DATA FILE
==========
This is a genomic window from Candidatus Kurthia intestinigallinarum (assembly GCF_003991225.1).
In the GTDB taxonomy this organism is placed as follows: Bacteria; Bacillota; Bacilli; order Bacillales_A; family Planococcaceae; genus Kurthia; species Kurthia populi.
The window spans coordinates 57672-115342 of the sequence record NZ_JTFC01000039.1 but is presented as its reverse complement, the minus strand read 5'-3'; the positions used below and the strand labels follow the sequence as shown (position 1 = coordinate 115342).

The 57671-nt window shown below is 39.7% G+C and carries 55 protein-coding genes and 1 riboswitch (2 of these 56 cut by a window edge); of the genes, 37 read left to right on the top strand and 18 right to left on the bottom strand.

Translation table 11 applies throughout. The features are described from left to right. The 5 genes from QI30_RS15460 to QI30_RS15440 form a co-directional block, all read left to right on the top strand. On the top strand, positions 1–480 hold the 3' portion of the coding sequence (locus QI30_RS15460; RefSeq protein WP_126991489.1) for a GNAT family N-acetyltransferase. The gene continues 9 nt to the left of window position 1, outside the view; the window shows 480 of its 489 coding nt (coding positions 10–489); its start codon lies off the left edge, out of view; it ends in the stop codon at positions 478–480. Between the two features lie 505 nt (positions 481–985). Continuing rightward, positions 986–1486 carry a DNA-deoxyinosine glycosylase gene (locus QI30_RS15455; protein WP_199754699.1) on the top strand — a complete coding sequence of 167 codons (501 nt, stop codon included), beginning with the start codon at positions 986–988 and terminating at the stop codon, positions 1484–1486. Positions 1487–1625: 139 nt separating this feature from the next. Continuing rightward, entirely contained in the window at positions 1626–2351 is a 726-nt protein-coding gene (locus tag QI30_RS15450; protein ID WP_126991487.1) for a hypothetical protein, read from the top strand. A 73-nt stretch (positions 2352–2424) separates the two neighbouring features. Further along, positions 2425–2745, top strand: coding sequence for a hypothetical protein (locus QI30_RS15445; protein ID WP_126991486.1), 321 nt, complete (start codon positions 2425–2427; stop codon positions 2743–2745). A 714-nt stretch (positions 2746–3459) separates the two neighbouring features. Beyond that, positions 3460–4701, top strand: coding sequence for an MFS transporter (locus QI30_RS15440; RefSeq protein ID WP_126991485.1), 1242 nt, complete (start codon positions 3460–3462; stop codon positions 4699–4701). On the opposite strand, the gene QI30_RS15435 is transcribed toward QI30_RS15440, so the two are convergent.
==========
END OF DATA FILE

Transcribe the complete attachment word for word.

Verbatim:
This is a genomic window from Candidatus Kurthia intestinigallinarum (assembly GCF_003991225.1).
In the GTDB taxonomy this organism is placed as follows: Bacteria; Bacillota; Bacilli; order Bacillales_A; family Planococcaceae; genus Kurthia; species Kurthia populi.
The window spans coordinates 57672-115342 of the sequence record NZ_JTFC01000039.1 but is presented as its reverse complement, the minus strand read 5'-3'; the positions used below and the strand labels follow the sequence as shown (position 1 = coordinate 115342).

The 57671-nt window shown below is 39.7% G+C and carries 55 protein-coding genes and 1 riboswitch (2 of these 56 cut by a window edge); of the genes, 37 read left to right on the top strand and 18 right to left on the bottom strand.

Translation table 11 applies throughout. The features are described from left to right. The 5 genes from QI30_RS15460 to QI30_RS15440 form a co-directional block, all read left to right on the top strand. On the top strand, positions 1–480 hold the 3' portion of the coding sequence (locus QI30_RS15460; RefSeq protein WP_126991489.1) for a GNAT family N-acetyltransferase. The gene continues 9 nt to the left of window position 1, outside the view; the window shows 480 of its 489 coding nt (coding positions 10–489); its start codon lies off the left edge, out of view; it ends in the stop codon at positions 478–480. Between the two features lie 505 nt (positions 481–985). Continuing rightward, positions 986–1486 carry a DNA-deoxyinosine glycosylase gene (locus QI30_RS15455; protein WP_199754699.1) on the top strand — a complete coding sequence of 167 codons (501 nt, stop codon included), beginning with the start codon at positions 986–988 and terminating at the stop codon, positions 1484–1486. Positions 1487–1625: 139 nt separating this feature from the next. Continuing rightward, entirely contained in the window at positions 1626–2351 is a 726-nt protein-coding gene (locus tag QI30_RS15450; protein ID WP_126991487.1) for a hypothetical protein, read from the top strand. A 73-nt stretch (positions 2352–2424) separates the two neighbouring features. Further along, positions 2425–2745, top strand: coding sequence for a hypothetical protein (locus QI30_RS15445; protein ID WP_126991486.1), 321 nt, complete (start codon positions 2425–2427; stop codon positions 2743–2745). A 714-nt stretch (positions 2746–3459) separates the two neighbouring features. Beyond that, positions 3460–4701, top strand: coding sequence for an MFS transporter (locus QI30_RS15440; RefSeq protein ID WP_126991485.1), 1242 nt, complete (start codon positions 3460–3462; stop codon positions 4699–4701). On the opposite strand, the gene QI30_RS15435 is transcribed toward QI30_RS15440, so the two are convergent.